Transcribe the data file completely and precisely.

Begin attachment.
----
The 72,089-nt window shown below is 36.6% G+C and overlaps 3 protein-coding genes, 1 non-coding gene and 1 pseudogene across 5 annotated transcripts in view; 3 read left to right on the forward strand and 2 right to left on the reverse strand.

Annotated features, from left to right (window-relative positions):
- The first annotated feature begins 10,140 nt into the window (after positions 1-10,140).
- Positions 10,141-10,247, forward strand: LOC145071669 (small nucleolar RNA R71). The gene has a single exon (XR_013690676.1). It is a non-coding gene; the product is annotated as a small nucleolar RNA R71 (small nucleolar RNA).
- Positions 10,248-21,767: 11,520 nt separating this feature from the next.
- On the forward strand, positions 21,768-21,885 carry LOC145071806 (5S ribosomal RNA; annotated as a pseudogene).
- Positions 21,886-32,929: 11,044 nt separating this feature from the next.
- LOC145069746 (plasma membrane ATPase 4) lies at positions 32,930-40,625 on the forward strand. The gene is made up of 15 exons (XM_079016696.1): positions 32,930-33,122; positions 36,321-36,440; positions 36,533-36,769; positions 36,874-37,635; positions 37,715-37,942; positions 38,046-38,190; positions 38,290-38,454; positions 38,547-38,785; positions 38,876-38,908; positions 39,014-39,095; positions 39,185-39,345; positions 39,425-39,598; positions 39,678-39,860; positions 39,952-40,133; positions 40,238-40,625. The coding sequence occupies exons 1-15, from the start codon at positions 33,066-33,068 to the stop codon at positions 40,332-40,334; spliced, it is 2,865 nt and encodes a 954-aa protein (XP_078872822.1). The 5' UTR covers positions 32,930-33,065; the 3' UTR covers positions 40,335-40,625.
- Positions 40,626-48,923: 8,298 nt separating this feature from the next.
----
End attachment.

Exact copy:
The 72,089-nt window shown below is 36.6% G+C and overlaps 3 protein-coding genes, 1 non-coding gene and 1 pseudogene across 5 annotated transcripts in view; 3 read left to right on the forward strand and 2 right to left on the reverse strand.

Annotated features, from left to right (window-relative positions):
- The first annotated feature begins 10,140 nt into the window (after positions 1-10,140).
- Positions 10,141-10,247, forward strand: LOC145071669 (small nucleolar RNA R71). The gene has a single exon (XR_013690676.1). It is a non-coding gene; the product is annotated as a small nucleolar RNA R71 (small nucleolar RNA).
- Positions 10,248-21,767: 11,520 nt separating this feature from the next.
- On the forward strand, positions 21,768-21,885 carry LOC145071806 (5S ribosomal RNA; annotated as a pseudogene).
- Positions 21,886-32,929: 11,044 nt separating this feature from the next.
- LOC145069746 (plasma membrane ATPase 4) lies at positions 32,930-40,625 on the forward strand. The gene is made up of 15 exons (XM_079016696.1): positions 32,930-33,122; positions 36,321-36,440; positions 36,533-36,769; positions 36,874-37,635; positions 37,715-37,942; positions 38,046-38,190; positions 38,290-38,454; positions 38,547-38,785; positions 38,876-38,908; positions 39,014-39,095; positions 39,185-39,345; positions 39,425-39,598; positions 39,678-39,860; positions 39,952-40,133; positions 40,238-40,625. The coding sequence occupies exons 1-15, from the start codon at positions 33,066-33,068 to the stop codon at positions 40,332-40,334; spliced, it is 2,865 nt and encodes a 954-aa protein (XP_078872822.1). The 5' UTR covers positions 32,930-33,065; the 3' UTR covers positions 40,335-40,625.
- Positions 40,626-48,923: 8,298 nt separating this feature from the next.